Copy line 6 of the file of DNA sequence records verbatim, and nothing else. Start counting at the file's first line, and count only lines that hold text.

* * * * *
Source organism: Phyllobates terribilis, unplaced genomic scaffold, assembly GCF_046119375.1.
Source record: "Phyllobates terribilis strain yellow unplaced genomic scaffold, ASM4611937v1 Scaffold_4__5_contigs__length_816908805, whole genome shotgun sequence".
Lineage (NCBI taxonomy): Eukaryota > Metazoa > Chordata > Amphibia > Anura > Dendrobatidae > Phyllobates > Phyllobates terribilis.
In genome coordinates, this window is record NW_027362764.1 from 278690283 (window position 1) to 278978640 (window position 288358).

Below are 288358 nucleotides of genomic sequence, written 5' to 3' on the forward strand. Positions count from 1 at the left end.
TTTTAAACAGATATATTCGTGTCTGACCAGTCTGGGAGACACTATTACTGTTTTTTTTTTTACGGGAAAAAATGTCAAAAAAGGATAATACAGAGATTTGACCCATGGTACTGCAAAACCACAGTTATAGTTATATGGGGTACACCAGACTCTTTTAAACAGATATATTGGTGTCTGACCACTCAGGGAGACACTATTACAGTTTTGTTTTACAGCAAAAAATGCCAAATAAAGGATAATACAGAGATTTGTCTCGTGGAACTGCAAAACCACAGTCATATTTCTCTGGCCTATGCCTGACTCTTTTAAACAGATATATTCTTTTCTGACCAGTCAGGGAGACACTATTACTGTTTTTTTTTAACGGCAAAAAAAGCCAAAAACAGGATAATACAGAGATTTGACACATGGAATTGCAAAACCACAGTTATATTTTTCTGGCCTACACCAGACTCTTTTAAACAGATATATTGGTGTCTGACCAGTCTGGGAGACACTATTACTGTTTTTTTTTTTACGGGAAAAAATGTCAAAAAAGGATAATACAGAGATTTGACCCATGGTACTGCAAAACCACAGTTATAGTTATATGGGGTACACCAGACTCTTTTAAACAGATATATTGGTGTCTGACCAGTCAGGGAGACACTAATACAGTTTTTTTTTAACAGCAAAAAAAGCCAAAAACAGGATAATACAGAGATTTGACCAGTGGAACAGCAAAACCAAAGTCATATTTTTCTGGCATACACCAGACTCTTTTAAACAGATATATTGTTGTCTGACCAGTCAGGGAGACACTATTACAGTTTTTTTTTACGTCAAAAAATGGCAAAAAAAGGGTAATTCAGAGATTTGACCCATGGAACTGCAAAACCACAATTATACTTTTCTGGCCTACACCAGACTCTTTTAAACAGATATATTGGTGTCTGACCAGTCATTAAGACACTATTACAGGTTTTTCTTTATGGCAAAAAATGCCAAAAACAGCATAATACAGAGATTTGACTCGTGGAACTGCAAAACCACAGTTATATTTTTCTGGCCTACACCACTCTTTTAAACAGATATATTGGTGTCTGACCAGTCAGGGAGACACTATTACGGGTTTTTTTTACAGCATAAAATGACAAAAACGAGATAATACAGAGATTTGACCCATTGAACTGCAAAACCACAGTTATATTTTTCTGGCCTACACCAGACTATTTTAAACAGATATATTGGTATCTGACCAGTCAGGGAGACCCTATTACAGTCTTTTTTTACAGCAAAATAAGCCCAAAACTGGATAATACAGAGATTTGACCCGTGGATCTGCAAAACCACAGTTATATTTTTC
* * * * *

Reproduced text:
TTTTAAACAGATATATTCGTGTCTGACCAGTCTGGGAGACACTATTACTGTTTTTTTTTTTACGGGAAAAAATGTCAAAAAAGGATAATACAGAGATTTGACCCATGGTACTGCAAAACCACAGTTATAGTTATATGGGGTACACCAGACTCTTTTAAACAGATATATTGGTGTCTGACCACTCAGGGAGACACTATTACAGTTTTGTTTTACAGCAAAAAATGCCAAATAAAGGATAATACAGAGATTTGTCTCGTGGAACTGCAAAACCACAGTCATATTTCTCTGGCCTATGCCTGACTCTTTTAAACAGATATATTCTTTTCTGACCAGTCAGGGAGACACTATTACTGTTTTTTTTTAACGGCAAAAAAAGCCAAAAACAGGATAATACAGAGATTTGACACATGGAATTGCAAAACCACAGTTATATTTTTCTGGCCTACACCAGACTCTTTTAAACAGATATATTGGTGTCTGACCAGTCTGGGAGACACTATTACTGTTTTTTTTTTTACGGGAAAAAATGTCAAAAAAGGATAATACAGAGATTTGACCCATGGTACTGCAAAACCACAGTTATAGTTATATGGGGTACACCAGACTCTTTTAAACAGATATATTGGTGTCTGACCAGTCAGGGAGACACTAATACAGTTTTTTTTTAACAGCAAAAAAAGCCAAAAACAGGATAATACAGAGATTTGACCAGTGGAACAGCAAAACCAAAGTCATATTTTTCTGGCATACACCAGACTCTTTTAAACAGATATATTGTTGTCTGACCAGTCAGGGAGACACTATTACAGTTTTTTTTTACGTCAAAAAATGGCAAAAAAAGGGTAATTCAGAGATTTGACCCATGGAACTGCAAAACCACAATTATACTTTTCTGGCCTACACCAGACTCTTTTAAACAGATATATTGGTGTCTGACCAGTCATTAAGACACTATTACAGGTTTTTCTTTATGGCAAAAAATGCCAAAAACAGCATAATACAGAGATTTGACTCGTGGAACTGCAAAACCACAGTTATATTTTTCTGGCCTACACCACTCTTTTAAACAGATATATTGGTGTCTGACCAGTCAGGGAGACACTATTACGGGTTTTTTTTACAGCATAAAATGACAAAAACGAGATAATACAGAGATTTGACCCATTGAACTGCAAAACCACAGTTATATTTTTCTGGCCTACACCAGACTATTTTAAACAGATATATTGGTATCTGACCAGTCAGGGAGACCCTATTACAGTCTTTTTTTACAGCAAAATAAGCCCAAAACTGGATAATACAGAGATTTGACCCGTGGATCTGCAAAACCACAGTTATATTTTTC